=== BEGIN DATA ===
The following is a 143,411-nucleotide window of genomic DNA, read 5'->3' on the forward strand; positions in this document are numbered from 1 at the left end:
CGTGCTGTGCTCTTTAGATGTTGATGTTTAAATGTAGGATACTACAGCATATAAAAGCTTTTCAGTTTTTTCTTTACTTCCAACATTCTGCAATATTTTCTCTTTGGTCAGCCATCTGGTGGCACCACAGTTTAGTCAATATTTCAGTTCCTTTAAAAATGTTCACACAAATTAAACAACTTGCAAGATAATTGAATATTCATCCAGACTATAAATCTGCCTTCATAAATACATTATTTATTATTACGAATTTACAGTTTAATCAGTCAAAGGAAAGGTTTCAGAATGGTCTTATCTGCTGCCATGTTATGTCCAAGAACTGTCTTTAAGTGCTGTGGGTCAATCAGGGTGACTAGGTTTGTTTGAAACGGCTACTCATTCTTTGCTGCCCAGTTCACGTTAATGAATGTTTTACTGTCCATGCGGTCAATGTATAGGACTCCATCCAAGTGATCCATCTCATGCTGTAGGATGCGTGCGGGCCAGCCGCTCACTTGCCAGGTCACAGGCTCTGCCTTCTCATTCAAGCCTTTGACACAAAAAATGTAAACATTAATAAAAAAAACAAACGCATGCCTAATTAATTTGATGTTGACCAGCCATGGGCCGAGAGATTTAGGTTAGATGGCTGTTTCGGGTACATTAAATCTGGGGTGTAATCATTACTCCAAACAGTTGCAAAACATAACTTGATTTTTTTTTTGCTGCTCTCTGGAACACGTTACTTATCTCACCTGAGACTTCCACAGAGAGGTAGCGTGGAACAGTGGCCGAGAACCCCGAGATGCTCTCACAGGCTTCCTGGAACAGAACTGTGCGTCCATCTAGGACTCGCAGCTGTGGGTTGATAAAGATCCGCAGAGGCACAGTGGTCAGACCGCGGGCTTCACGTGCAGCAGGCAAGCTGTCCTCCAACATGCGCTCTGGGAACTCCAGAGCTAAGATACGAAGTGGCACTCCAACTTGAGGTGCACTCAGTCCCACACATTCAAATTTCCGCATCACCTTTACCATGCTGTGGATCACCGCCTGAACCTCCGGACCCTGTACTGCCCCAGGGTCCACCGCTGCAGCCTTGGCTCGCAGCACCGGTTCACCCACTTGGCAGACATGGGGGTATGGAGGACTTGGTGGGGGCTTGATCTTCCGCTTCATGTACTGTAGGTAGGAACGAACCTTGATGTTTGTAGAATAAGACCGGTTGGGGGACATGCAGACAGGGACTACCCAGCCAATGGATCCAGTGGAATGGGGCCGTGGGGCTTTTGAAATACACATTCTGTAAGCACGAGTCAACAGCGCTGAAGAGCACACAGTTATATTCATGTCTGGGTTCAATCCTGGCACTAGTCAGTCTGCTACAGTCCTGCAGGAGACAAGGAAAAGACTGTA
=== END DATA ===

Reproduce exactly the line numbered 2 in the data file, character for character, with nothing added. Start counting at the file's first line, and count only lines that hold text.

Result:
CGTGCTGTGCTCTTTAGATGTTGATGTTTAAATGTAGGATACTACAGCATATAAAAGCTTTTCAGTTTTTTCTTTACTTCCAACATTCTGCAATATTTTCTCTTTGGTCAGCCATCTGGTGGCACCACAGTTTAGTCAATATTTCAGTTCCTTTAAAAATGTTCACACAAATTAAACAACTTGCAAGATAATTGAATATTCATCCAGACTATAAATCTGCCTTCATAAATACATTATTTATTATTACGAATTTACAGTTTAATCAGTCAAAGGAAAGGTTTCAGAATGGTCTTATCTGCTGCCATGTTATGTCCAAGAACTGTCTTTAAGTGCTGTGGGTCAATCAGGGTGACTAGGTTTGTTTGAAACGGCTACTCATTCTTTGCTGCCCAGTTCACGTTAATGAATGTTTTACTGTCCATGCGGTCAATGTATAGGACTCCATCCAAGTGATCCATCTCATGCTGTAGGATGCGTGCGGGCCAGCCGCTCACTTGCCAGGTCACAGGCTCTGCCTTCTCATTCAAGCCTTTGACACAAAAAATGTAAACATTAATAAAAAAAACAAACGCATGCCTAATTAATTTGATGTTGACCAGCCATGGGCCGAGAGATTTAGGTTAGATGGCTGTTTCGGGTACATTAAATCTGGGGTGTAATCATTACTCCAAACAGTTGCAAAACATAACTTGATTTTTTTTTTGCTGCTCTCTGGAACACGTTACTTATCTCACCTGAGACTTCCACAGAGAGGTAGCGTGGAACAGTGGCCGAGAACCCCGAGATGCTCTCACAGGCTTCCTGGAACAGAACTGTGCGTCCATCTAGGACTCGCAGCTGTGGGTTGATAAAGATCCGCAGAGGCACAGTGGTCAGACCGCGGGCTTCACGTGCAGCAGGCAAGCTGTCCTCCAACATGCGCTCTGGGAACTCCAGAGCTAAGATACGAAGTGGCACTCCAACTTGAGGTGCACTCAGTCCCACACATTCAAATTTCCGCATCACCTTTACCATGCTGTGGATCACCGCCTGAACCTCCGGACCCTGTACTGCCCCAGGGTCCACCGCTGCAGCCTTGGCTCGCAGCACCGGTTCACCCACTTGGCAGACATGGGGGTATGGAGGACTTGGTGGGGGCTTGATCTTCCGCTTCATGTACTGTAGGTAGGAACGAACCTTGATGTTTGTAGAATAAGACCGGTTGGGGGACATGCAGACAGGGACTACCCAGCCAATGGATCCAGTGGAATGGGGCCGTGGGGCTTTTGAAATACACATTCTGTAAGCACGAGTCAACAGCGCTGAAGAGCACACAGTTATATTCATGTCTGGGTTCAATCCTGGCACTAGTCAGTCTGCTACAGTCCTGCAGGAGACAAGGAAAAGACTGTA